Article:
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by rhiannon last modified 29/01/2016 10:20 AM


by rhiannon last modified 29/01/2016 10:20 AM

Banks live performance at the Trinity Centre 2014

Thu 20th March 2014

LA’s Banks ploughs a polished furrow in deeply personal themes delivered as powerful sultry vocals over often fervently moody electronica.

On this UK tour she has been joined by LuckyMe’s resident DJ and darling of Rinse FM and Radio One, Eclair Fifi, here ushering in the audience with a selection that mines the seam where r’n’b meets bleeding edge, post-dubstep production. It’s an at once accessible and thrilling alliance - and the perfect fanfare for a visiting artist that has leant so heavily on the production values of the UK’s taste-making underground.

Taking the stage to sinister scene-setter Before I Ever Met You, backlit and misted in dry ice, the slight American cuts a gothic silhouette as she sashays back and forth from the shadows.

On stage, Banks is flanked by two musicians, one at a drum kit, the other alternating between keys and guitar, augmenting the backing track. There is a synergy at play here, and with a lighting production that perfectly encapsulates the intensity of her sound, the show is at once intimate and powerful.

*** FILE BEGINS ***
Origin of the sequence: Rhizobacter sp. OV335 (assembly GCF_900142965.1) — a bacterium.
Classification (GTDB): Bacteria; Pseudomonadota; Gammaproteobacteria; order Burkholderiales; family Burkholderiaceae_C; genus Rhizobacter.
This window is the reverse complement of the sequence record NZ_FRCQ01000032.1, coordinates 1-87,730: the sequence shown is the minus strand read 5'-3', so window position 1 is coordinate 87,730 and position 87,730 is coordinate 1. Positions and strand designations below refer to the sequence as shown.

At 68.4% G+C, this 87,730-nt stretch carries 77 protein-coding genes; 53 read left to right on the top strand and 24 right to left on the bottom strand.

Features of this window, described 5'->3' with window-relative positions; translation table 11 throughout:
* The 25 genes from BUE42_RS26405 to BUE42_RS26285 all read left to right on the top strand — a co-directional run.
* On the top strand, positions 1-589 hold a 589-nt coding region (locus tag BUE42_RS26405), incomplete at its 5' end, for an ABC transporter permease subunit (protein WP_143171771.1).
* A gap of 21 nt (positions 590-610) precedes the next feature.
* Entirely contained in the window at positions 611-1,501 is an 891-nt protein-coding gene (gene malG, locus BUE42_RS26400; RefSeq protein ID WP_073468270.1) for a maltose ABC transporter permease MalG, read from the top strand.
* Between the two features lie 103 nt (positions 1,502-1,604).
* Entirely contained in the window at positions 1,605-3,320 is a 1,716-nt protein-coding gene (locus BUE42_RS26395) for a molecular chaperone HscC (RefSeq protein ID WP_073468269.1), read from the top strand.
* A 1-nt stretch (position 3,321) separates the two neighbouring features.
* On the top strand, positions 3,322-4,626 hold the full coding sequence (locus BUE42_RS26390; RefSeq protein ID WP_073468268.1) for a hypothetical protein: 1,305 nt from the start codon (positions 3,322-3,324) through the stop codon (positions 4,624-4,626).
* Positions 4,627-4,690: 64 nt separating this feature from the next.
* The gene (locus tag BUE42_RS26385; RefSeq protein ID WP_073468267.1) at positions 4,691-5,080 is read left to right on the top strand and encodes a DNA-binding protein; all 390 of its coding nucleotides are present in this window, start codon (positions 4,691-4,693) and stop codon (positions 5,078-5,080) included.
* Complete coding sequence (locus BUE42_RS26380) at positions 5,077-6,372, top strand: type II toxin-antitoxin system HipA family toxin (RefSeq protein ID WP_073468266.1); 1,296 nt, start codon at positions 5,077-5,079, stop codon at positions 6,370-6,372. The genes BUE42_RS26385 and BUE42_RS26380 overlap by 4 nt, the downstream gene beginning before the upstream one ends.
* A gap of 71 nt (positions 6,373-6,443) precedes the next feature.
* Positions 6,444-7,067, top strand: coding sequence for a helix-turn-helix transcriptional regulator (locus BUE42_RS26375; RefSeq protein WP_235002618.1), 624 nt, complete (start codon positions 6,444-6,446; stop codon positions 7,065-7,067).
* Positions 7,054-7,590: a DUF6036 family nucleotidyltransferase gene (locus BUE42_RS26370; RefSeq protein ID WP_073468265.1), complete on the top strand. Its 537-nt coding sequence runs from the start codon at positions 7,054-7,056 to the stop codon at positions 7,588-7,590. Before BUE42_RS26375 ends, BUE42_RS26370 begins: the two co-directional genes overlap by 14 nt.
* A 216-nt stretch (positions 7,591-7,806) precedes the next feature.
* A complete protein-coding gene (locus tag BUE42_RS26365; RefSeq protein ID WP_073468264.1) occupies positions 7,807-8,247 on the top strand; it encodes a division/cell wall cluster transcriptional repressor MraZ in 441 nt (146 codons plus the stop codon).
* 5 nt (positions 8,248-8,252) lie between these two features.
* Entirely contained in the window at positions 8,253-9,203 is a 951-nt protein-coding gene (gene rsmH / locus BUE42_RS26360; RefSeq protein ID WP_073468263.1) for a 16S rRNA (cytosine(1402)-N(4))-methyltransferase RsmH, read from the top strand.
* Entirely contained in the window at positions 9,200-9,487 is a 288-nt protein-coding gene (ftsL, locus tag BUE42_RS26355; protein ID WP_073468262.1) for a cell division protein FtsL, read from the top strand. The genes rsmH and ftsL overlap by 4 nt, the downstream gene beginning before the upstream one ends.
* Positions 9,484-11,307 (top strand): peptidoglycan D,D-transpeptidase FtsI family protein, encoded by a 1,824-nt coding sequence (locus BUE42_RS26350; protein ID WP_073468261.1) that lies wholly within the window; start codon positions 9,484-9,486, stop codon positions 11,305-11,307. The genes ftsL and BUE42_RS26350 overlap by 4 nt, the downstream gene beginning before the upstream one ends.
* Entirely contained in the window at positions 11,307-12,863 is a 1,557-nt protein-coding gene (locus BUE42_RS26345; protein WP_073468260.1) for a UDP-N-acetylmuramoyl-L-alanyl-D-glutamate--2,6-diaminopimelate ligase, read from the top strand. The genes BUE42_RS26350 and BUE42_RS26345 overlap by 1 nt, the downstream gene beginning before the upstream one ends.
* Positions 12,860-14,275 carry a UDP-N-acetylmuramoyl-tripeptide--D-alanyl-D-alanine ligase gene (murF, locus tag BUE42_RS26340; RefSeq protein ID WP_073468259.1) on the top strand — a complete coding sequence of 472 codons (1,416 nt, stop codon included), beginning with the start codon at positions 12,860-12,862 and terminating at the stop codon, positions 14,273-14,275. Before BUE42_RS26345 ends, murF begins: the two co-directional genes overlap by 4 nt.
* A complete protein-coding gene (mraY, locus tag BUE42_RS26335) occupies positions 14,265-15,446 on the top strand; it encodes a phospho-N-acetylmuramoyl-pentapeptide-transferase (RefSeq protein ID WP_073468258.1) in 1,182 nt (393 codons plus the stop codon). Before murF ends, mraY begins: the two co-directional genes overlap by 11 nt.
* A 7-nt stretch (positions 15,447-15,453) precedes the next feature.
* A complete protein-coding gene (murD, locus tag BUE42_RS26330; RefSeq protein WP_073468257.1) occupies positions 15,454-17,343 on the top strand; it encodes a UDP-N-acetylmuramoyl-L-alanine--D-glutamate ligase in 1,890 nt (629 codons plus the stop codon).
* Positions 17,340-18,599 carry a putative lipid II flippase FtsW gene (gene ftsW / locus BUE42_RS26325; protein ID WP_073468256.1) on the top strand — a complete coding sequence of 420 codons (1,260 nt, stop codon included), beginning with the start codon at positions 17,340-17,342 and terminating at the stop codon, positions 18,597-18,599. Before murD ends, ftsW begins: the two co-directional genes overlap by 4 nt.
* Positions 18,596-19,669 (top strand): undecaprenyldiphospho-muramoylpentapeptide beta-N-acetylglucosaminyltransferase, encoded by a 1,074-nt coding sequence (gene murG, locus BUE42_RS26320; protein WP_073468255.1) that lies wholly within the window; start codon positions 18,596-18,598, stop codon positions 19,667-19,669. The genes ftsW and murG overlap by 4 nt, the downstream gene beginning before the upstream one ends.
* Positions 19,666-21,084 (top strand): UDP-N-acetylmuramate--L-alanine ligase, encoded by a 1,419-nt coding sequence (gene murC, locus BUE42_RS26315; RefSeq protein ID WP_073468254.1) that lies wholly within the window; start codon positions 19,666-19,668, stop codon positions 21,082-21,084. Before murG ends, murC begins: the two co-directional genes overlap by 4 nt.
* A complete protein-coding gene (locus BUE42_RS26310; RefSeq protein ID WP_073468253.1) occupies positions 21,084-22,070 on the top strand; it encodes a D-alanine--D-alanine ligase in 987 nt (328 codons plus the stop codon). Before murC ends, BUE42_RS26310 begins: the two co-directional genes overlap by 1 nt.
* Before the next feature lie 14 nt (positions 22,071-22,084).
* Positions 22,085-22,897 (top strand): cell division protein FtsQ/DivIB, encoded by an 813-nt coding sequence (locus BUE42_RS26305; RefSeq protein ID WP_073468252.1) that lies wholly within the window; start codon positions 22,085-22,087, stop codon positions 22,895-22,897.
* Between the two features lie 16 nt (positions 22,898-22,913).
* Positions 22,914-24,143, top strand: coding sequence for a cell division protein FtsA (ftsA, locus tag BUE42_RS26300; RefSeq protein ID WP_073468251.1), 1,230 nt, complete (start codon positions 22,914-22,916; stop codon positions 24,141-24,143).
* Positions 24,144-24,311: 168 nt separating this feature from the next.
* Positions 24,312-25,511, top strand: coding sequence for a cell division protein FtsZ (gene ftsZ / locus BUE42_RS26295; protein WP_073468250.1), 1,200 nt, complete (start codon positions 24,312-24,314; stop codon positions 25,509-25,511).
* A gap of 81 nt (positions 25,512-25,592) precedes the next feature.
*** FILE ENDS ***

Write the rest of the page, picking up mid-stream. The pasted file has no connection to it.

Following the haunting This Is What It Feels Like Now the more upbeat Change reveals a little of the true vocal power our host can wield. Then just when it seems the whole evening might be trotted out in the same vain she lets rip on Brain.

Perhaps because this is the first night of the tour, from this point we see a more relaxed and confident performance. We are treated to a debut airing and a little more in the way of conversation as the mood gradually lightens through Warm Water towards something of a soulful, even sunny, groove.

The dark and light of ‘Waiting Game’ brings the night full circle before our host announces her last of the evening is to be another 'world premier', a mild disappointment of crude r’n’b-informed pop, perhaps hinting at a more American aesthetic for the forthcoming album.

This would be a shame, for us in the UK at least, as it is through the unapologetic intelligence and atmospherics of her material to date that she stands a greater longevity in hearts and minds over here.

by Mark Edmundson

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